“It’s an amazing family-run company with a loyal customer base willing to pay premium prices for excellent free-range products,” he says.
While working there, Jacobi became friendly with one of his clients — a New York chef named Ricky King, who had bought meat from Wild Idea for his restaurants. Over sandwiches and beers, they started brainstorming ways to make organic meats more accessible to customers.
“High-end restaurants can serve grass-fed steaks and pork chops, because they’re charging thirty or forty dollars an entrée,” he says. “But we figured out that we could use cheaper cuts, like brisket and pork shoulder, and slow-braise them to make affordable sandwiches.”
The result was Untamed Sandwiches, which opened in Midtown in 2014. The meats go through a five-day braising process — brisket cooks in port wine, pork shoulder in cider, chicken in habanero barbecue sauce — and can be assembled into sandwiches in minutes. Combined with interesting toppings like walnut-nettle pesto, fried-almond butter, pepper jelly, and crispy tobacco onions, the sandwiches are quickly becoming a lunchtime favorite for office workers and food critics alike (last year, they edged their way onto best-of lists from Thrillist, Time Out New York, and Food and Wine).
In addition to the grass-fed meats, Untamed Sandwiches uses only organic produce and donates a portion of its profits from daily specials to charities like Heifer International, a nonprofit that provides livestock to developing communities around the world. Jacobi says that he’s glad he’s helping people feel good about their lunch.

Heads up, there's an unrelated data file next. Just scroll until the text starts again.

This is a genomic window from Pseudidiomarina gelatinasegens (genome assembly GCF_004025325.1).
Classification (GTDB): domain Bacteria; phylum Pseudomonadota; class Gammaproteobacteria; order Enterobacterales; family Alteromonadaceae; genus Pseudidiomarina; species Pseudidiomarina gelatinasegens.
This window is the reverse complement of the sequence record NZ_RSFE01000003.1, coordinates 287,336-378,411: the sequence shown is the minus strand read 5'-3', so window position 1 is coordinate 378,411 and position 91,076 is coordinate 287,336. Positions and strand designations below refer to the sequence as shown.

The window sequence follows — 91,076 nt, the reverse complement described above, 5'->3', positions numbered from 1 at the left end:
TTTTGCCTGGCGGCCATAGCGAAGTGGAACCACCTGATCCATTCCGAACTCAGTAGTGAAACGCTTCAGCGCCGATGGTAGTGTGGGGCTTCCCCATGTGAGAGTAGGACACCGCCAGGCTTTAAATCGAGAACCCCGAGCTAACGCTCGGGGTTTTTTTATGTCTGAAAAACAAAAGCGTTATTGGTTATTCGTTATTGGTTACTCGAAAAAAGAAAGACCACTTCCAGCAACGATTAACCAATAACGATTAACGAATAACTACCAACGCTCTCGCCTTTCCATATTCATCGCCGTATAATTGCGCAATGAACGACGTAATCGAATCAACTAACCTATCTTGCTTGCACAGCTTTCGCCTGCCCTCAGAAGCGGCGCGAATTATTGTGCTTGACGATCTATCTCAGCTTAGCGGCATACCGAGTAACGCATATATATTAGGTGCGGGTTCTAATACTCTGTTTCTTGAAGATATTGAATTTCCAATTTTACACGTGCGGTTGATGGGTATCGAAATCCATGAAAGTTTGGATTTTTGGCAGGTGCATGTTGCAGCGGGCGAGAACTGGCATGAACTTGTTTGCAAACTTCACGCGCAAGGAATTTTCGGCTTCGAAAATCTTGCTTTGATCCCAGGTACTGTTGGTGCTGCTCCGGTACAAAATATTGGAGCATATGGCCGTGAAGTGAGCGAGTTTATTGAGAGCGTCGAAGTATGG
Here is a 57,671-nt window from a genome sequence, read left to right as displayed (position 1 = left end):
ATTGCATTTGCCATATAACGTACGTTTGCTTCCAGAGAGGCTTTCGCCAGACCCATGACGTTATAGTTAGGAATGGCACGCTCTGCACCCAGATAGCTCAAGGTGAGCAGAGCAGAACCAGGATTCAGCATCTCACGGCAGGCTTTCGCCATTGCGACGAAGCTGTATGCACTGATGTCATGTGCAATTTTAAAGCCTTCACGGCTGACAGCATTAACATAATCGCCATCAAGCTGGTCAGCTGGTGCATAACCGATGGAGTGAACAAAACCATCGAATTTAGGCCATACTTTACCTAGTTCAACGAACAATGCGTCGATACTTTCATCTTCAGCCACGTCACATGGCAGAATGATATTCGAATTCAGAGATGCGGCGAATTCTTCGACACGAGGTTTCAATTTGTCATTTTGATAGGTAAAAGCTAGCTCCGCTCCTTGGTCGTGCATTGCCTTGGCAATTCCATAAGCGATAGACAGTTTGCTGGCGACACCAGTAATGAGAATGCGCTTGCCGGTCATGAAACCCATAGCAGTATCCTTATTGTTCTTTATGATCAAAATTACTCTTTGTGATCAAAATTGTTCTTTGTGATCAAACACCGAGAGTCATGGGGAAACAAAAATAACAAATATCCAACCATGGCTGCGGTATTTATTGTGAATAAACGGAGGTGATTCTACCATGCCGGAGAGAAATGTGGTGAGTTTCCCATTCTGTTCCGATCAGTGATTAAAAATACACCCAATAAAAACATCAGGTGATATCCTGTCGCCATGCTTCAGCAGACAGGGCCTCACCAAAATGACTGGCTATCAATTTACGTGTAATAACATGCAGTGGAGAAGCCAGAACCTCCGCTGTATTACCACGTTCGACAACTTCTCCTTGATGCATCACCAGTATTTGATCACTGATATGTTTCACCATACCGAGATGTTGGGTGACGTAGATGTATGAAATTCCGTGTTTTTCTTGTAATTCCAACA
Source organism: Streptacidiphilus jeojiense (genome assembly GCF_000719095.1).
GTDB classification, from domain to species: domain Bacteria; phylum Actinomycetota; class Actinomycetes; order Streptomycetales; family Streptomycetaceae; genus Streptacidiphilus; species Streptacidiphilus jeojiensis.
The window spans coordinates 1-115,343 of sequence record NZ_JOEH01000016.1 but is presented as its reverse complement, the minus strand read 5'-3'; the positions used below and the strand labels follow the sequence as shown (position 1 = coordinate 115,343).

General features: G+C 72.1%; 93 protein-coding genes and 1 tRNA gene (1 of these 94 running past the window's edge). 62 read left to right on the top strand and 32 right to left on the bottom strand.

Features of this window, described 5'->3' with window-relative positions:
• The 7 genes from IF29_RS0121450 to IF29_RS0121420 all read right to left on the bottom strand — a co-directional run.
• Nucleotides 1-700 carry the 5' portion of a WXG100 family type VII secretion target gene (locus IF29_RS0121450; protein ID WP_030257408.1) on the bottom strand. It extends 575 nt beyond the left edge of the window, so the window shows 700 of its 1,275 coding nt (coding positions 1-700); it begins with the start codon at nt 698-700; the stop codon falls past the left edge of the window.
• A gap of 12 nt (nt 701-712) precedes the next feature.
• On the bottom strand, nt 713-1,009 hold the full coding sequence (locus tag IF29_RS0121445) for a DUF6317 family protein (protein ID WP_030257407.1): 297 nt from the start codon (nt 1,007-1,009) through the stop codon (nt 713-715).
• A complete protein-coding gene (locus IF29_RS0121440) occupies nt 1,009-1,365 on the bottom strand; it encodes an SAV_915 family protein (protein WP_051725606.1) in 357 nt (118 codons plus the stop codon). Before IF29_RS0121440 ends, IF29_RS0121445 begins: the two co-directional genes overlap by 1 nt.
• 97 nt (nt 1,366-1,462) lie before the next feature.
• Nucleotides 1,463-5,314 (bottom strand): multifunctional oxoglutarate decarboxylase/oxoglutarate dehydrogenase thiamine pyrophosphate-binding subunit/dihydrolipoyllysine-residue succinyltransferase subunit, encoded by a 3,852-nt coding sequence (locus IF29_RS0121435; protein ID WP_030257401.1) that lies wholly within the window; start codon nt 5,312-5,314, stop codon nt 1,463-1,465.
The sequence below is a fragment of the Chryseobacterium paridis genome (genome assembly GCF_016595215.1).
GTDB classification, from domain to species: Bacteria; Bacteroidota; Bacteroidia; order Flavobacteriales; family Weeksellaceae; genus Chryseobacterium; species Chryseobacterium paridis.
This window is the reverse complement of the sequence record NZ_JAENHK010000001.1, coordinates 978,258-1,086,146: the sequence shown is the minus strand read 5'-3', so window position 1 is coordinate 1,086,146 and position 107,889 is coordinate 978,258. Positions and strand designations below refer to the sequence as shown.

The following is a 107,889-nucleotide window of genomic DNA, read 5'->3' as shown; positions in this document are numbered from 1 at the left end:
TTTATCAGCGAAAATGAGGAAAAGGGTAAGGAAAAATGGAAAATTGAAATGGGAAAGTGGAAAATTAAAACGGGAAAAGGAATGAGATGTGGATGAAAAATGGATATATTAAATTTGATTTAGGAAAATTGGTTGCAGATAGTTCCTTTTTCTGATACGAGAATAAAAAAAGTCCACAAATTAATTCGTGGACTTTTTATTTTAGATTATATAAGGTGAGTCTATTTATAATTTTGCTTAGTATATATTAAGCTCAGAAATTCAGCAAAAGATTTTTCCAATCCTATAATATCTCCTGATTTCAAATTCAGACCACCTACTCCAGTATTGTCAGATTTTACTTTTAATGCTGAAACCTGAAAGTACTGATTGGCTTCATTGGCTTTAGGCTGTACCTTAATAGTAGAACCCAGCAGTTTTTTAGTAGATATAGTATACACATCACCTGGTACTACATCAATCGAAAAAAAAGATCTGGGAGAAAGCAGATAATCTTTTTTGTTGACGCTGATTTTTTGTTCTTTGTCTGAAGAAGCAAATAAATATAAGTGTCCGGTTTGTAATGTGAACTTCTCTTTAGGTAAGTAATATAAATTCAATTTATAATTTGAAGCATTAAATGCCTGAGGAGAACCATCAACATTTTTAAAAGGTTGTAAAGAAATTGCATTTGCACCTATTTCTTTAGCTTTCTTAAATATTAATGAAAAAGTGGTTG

“It really is food with a conscience,” he says.
When Eddie Song ’08CC graduated from Columbia with a degree in economics, he probably didn’t envision himself making Korean-inspired burritos in a neon-orange tiger-striped food truck on a cross-country road trip for a reality-TV show.
“Seriously, I was just going to work in finance like everyone else,” Song says.
But when he graduated, in 2008, those jobs were few and far between. Instead of Wall Street, Song headed back to Queens, with a diploma and $100,000 of debt.
Song had grown up in an enclave of Korean immigrants, and settling back into his childhood home meant returning to a steady diet of his favorite dishes — rice bowls topped with marinated thinly sliced rib-eye called bulgogi, grilled meats marinated in gochujang (a spicy-sweet chili paste) and plenty of kimchi, the traditional cabbage pickle served at every meal.
“As an undergrad, I would take my friends out to Korean restaurants and bring things back from Queens,” Song says. “I was kind of an ambassador for Korean food.”